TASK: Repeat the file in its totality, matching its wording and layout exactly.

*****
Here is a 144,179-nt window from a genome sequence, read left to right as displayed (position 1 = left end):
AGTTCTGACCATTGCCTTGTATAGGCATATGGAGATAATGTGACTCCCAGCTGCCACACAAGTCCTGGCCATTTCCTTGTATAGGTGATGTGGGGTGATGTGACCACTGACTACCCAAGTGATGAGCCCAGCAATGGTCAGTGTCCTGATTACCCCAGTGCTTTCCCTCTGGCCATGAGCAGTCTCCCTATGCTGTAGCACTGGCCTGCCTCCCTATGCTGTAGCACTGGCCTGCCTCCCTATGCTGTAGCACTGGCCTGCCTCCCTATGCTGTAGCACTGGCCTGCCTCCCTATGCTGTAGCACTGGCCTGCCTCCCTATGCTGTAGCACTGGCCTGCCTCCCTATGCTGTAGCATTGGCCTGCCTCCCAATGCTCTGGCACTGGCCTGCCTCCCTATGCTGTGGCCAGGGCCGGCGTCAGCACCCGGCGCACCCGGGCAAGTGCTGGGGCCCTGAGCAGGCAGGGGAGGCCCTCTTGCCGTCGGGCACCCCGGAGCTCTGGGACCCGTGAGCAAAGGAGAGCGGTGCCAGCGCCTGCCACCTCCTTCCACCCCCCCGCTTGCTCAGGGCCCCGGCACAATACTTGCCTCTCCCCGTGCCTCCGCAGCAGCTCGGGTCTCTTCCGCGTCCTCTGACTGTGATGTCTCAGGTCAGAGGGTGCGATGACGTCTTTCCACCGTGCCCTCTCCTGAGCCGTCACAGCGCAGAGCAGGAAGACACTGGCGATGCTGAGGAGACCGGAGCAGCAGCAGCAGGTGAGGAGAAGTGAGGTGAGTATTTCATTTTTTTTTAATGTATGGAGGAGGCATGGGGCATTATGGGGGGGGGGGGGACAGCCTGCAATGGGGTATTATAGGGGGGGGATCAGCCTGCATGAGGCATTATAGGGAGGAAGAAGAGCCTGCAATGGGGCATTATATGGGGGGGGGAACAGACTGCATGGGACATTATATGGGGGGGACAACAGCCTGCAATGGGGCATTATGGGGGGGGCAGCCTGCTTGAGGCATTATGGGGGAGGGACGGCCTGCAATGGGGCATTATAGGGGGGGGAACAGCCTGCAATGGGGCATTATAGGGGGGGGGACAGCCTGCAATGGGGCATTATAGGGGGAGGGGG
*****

Here is a 144,179-nt window from a genome sequence, read left to right as displayed (position 1 = left end):
AGTTCTGACCATTGCCTTGTATAGGCATATGGAGATAATGTGACTCCCAGCTGCCACACAAGTCCTGGCCATTTCCTTGTATAGGTGATGTGGGGTGATGTGACCACTGACTACCCAAGTGATGAGCCCAGCAATGGTCAGTGTCCTGATTACCCCAGTGCTTTCCCTCTGGCCATGAGCAGTCTCCCTATGCTGTAGCACTGGCCTGCCTCCCTATGCTGTAGCACTGGCCTGCCTCCCTATGCTGTAGCACTGGCCTGCCTCCCTATGCTGTAGCACTGGCCTGCCTCCCTATGCTGTAGCACTGGCCTGCCTCCCTATGCTGTAGCACTGGCCTGCCTCCCTATGCTGTAGCATTGGCCTGCCTCCCAATGCTCTGGCACTGGCCTGCCTCCCTATGCTGTGGCCAGGGCCGGCGTCAGCACCCGGCGCACCCGGGCAAGTGCTGGGGCCCTGAGCAGGCAGGGGAGGCCCTCTTGCCGTCGGGCACCCCGGAGCTCTGGGACCCGTGAGCAAAGGAGAGCGGTGCCAGCGCCTGCCACCTCCTTCCACCCCCCCGCTTGCTCAGGGCCCCGGCACAATACTTGCCTCTCCCCGTGCCTCCGCAGCAGCTCGGGTCTCTTCCGCGTCCTCTGACTGTGATGTCTCAGGTCAGAGGGTGCGATGACGTCTTTCCACCGTGCCCTCTCCTGAGCCGTCACAGCGCAGAGCAGGAAGACACTGGCGATGCTGAGGAGACCGGAGCAGCAGCAGCAGGTGAGGAGAAGTGAGGTGAGTATTTCATTTTTTTTTAATGTATGGAGGAGGCATGGGGCATTATGGGGGGGGGGGGGACAGCCTGCAATGGGGTATTATAGGGGGGGGATCAGCCTGCATGAGGCATTATAGGGAGGAAGAAGAGCCTGCAATGGGGCATTATATGGGGGGGGGAACAGACTGCATGGGACATTATATGGGGGGGACAACAGCCTGCAATGGGGCATTATGGGGGGGGCAGCCTGCTTGAGGCATTATGGGGGAGGGACGGCCTGCAATGGGGCATTATAGGGGGGGGAACAGCCTGCAATGGGGCATTATAGGGGGGGGGACAGCCTGCAATGGGGCATTATAGGGGGAGGGGG